Sony launched five new ranges of 4K Ultra HD TVs at CES 2016, but their stand was dominated by one series in particular, the XD93 (or X93D as it's known in the US). Available in either 65in or 55in screen sizes, XD93 showcases Sony's brand new design philosophy, backlight technology and more...
Design and build
New for 2016 is Sony's 'Slice of Living' design. The wedge design which featured on some of Sony's 2015 models has gone in favour of a slimmer, more streamlined look. The base has been redesigned to include cable mangement - wires running out of the back of the set, under a cover and out of sight.
Although not quite as slim as Sony's waif-like KD-65X9005C, the new XD93 isn't exactly what you'd call portly, and the dedicate wall mount means you can place it ridiculously close up to a rear wall.
The new, minimalist design has also resulted in one of the biggest visible differences between Sony's 2015 and 2016 TVs. The magnetic fluid speakers which used to feature along the edges of some premium models have been ditched. Instead, the KD-65XD9305 features more traditional downward-firing speakers built into its chassis.
The big news for the XD93 range is that it's the first to use Sony's brand new Slim Backlight Drive technology. Sony claims this new tech (which uses a grid-array, local dimming backlight structure) allows the set to compete with full-array models when it comes to handling brightness and contrast levels.
The KD-65XD9305 is powered by Sony's 4K Processor X1 chipset and also includes Sony's X-tended Dynamic Range Pro, and Triluminos picture processing technologies.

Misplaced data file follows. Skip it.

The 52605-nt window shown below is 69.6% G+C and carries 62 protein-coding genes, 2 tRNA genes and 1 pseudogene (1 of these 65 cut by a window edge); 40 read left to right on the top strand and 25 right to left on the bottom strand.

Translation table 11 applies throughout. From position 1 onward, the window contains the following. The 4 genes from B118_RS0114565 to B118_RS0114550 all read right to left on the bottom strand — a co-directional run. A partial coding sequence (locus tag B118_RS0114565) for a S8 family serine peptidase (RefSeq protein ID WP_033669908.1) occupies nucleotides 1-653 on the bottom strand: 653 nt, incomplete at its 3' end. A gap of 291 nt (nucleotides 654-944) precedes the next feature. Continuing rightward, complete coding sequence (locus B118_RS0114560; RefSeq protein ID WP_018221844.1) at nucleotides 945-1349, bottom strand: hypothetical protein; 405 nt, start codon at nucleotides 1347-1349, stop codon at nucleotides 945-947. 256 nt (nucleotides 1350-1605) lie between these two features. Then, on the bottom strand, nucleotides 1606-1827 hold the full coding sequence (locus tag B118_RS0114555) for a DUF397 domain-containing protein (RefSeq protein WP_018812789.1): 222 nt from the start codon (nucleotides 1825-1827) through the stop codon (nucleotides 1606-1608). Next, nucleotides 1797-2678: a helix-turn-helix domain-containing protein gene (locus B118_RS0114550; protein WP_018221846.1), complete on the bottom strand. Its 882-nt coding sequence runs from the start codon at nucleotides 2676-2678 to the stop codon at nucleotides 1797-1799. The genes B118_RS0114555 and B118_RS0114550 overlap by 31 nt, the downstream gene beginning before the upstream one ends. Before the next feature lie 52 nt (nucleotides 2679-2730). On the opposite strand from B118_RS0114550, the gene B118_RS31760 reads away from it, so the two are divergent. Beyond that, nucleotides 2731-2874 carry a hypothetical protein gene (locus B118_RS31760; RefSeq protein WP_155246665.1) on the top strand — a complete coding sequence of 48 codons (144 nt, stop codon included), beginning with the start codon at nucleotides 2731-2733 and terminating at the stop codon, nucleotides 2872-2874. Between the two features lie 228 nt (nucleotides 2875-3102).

Like all of Sony's 2016 Ultra HD TVs, the KD-XD9305 is HDR compatible, as indicated by Sony's new '4K HDR' logo. Sony is a member of the UHD Alliance that recently announced its own Ultra HD Premium logo for use on 4K sets that meet the required sepcification.
But, speaking to the Japanese manufacturer, it appears they wanted to create a logo which could be used across their current and future ranges of 4K HDR products across different categories, not just television.
For 2016, Sony's new 4K sets once again use Android TV as their operating system. This, of course, means Google Cast is included for beaming content to the set from a compatible smartphone or tablet. There's also Voice Search and Voice Command both of which featured in 2015 and both of which seemed reasonably intuitive and quick to reply to our requests.
Sony's Content Bar runs along the bottom of the screen wand gives you access to apps, favourites and TV channels at the press of a button. New for 2016 is the addition of a dedicated Netflix row so you can what the streaming service has to offer without leaving the programme you're currently watching.
On the show floor, mainstream 4K content was a little thin on the ground, but there was no shortage of random 4K footage, be it extreme sports, holiday highlights or colourful wildlife.
Motion has always been one of Sony's strengths and even on the showfloor, where you can assume most settings are cranked to their most intense (but not always most natural), the XD93 gave the impression that it was pretty much in control.
Slow panning scenes of a group of hot-air baloons meandering across the sky and the more frenzied movements of a surfer weaving his way in and out of the ocean wake all appeared smooth and stable with no sign of any serious juddering or blurring.
The magnetic fluid speakers found on some older Sony 4K TV models weren't to everyone's taste, but in our experience they sounded great and really gave Sony an edge over many of its competitors. In a world where TV sound quality rarely ventures anywhere north of mediocrity, we're a little sad to see them go.
A noisy (and rather large) CES stand isn't the best environment to put a TVs speakers through their paces, so we'll have to wait until an actual review sample passes through our test rooms.
Our experience of Sony's 2015 TVs was a bit of a mixed bag, but we're excited to see what 2016 has to offer. Initial signs from the KD-65XD9305 are promising, but we'll be in better position to give a definitive verdict when we Sony sends us a proper production sample.